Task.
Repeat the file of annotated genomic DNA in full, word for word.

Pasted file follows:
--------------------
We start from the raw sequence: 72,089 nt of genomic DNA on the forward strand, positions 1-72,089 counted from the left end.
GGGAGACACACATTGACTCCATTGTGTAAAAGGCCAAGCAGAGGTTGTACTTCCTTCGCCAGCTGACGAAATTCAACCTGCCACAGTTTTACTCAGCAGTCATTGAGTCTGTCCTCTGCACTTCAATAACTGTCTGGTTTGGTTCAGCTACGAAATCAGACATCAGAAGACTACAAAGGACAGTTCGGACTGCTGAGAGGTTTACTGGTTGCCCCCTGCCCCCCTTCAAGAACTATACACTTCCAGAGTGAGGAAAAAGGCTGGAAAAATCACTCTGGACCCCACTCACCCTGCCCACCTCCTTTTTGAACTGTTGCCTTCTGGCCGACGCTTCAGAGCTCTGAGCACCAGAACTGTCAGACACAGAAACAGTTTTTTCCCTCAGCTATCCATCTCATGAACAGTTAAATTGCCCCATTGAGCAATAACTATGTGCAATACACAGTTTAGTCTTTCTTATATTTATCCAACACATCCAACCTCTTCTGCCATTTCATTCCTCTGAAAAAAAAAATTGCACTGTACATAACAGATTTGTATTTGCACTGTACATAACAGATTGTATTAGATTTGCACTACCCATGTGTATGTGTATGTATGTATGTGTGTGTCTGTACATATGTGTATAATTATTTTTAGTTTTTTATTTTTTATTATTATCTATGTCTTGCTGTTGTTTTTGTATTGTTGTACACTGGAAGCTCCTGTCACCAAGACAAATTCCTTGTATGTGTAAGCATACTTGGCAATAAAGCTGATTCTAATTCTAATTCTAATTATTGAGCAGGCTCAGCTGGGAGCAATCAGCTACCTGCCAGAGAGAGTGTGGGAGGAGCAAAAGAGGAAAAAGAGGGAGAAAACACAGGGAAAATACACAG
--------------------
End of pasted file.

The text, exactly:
We start from the raw sequence: 72,089 nt of genomic DNA on the forward strand, positions 1-72,089 counted from the left end.
GGGAGACACACATTGACTCCATTGTGTAAAAGGCCAAGCAGAGGTTGTACTTCCTTCGCCAGCTGACGAAATTCAACCTGCCACAGTTTTACTCAGCAGTCATTGAGTCTGTCCTCTGCACTTCAATAACTGTCTGGTTTGGTTCAGCTACGAAATCAGACATCAGAAGACTACAAAGGACAGTTCGGACTGCTGAGAGGTTTACTGGTTGCCCCCTGCCCCCCTTCAAGAACTATACACTTCCAGAGTGAGGAAAAAGGCTGGAAAAATCACTCTGGACCCCACTCACCCTGCCCACCTCCTTTTTGAACTGTTGCCTTCTGGCCGACGCTTCAGAGCTCTGAGCACCAGAACTGTCAGACACAGAAACAGTTTTTTCCCTCAGCTATCCATCTCATGAACAGTTAAATTGCCCCATTGAGCAATAACTATGTGCAATACACAGTTTAGTCTTTCTTATATTTATCCAACACATCCAACCTCTTCTGCCATTTCATTCCTCTGAAAAAAAAAATTGCACTGTACATAACAGATTTGTATTTGCACTGTACATAACAGATTGTATTAGATTTGCACTACCCATGTGTATGTGTATGTATGTATGTGTGTGTCTGTACATATGTGTATAATTATTTTTAGTTTTTTATTTTTTATTATTATCTATGTCTTGCTGTTGTTTTTGTATTGTTGTACACTGGAAGCTCCTGTCACCAAGACAAATTCCTTGTATGTGTAAGCATACTTGGCAATAAAGCTGATTCTAATTCTAATTCTAATTATTGAGCAGGCTCAGCTGGGAGCAATCAGCTACCTGCCAGAGAGAGTGTGGGAGGAGCAAAAGAGGAAAAAGAGGGAGAAAACACAGGGAAAATACACAG